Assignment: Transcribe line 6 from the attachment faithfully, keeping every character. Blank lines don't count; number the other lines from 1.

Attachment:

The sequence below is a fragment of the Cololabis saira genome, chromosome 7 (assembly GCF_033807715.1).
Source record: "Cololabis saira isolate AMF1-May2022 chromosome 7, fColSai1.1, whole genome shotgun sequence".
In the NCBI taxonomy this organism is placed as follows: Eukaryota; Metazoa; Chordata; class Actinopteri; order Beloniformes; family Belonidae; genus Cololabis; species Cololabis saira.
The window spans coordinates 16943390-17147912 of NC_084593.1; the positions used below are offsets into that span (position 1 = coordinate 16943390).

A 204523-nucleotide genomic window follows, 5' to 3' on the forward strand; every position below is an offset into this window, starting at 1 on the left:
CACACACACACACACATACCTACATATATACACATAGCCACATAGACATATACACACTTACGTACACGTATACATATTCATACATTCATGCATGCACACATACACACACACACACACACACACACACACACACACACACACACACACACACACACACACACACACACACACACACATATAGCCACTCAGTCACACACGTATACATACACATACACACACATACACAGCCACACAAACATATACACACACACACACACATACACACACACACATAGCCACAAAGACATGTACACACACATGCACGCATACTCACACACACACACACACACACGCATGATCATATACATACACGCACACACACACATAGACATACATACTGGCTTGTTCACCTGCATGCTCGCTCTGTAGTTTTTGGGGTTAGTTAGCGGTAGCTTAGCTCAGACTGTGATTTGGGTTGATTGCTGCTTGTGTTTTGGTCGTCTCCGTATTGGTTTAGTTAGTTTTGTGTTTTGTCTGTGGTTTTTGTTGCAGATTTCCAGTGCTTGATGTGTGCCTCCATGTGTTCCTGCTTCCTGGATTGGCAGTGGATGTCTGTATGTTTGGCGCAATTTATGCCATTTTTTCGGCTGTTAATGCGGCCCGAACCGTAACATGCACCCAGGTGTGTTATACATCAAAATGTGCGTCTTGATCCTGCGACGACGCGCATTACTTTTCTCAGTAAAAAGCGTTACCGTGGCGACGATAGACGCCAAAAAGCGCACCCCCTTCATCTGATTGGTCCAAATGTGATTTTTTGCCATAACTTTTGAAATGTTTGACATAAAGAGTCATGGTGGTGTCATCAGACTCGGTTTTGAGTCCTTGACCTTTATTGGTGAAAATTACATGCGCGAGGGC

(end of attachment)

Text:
CACACACACACACACATACCTACATATATACACATAGCCACATAGACATATACACACTTACGTACACGTATACATATTCATACATTCATGCATGCACACATACACACACACACACACACACACACACACACACACACACACACACACACACACACACACACACACACACACACACATATAGCCACTCAGTCACACACGTATACATACACATACACACACATACACAGCCACACAAACATATACACACACACACACACATACACACACACACATAGCCACAAAGACATGTACACACACATGCACGCATACTCACACACACACACACACACACGCATGATCATATACATACACGCACACACACACATAGACATACATACTGGCTTGTTCACCTGCATGCTCGCTCTGTAGTTTTTGGGGTTAGTTAGCGGTAGCTTAGCTCAGACTGTGATTTGGGTTGATTGCTGCTTGTGTTTTGGTCGTCTCCGTATTGGTTTAGTTAGTTTTGTGTTTTGTCTGTGGTTTTTGTTGCAGATTTCCAGTGCTTGATGTGTGCCTCCATGTGTTCCTGCTTCCTGGATTGGCAGTGGATGTCTGTATGTTTGGCGCAATTTATGCCATTTTTTCGGCTGTTAATGCGGCCCGAACCGTAACATGCACCCAGGTGTGTTATACATCAAAATGTGCGTCTTGATCCTGCGACGACGCGCATTACTTTTCTCAGTAAAAAGCGTTACCGTGGCGACGATAGACGCCAAAAAGCGCACCCCCTTCATCTGATTGGTCCAAATGTGATTTTTTGCCATAACTTTTGAAATGTTTGACATAAAGAGTCATGGTGGTGTCATCAGACTCGGTTTTGAGTCCTTGACCTTTATTGGTGAAAATTACATGCGCGAGGGC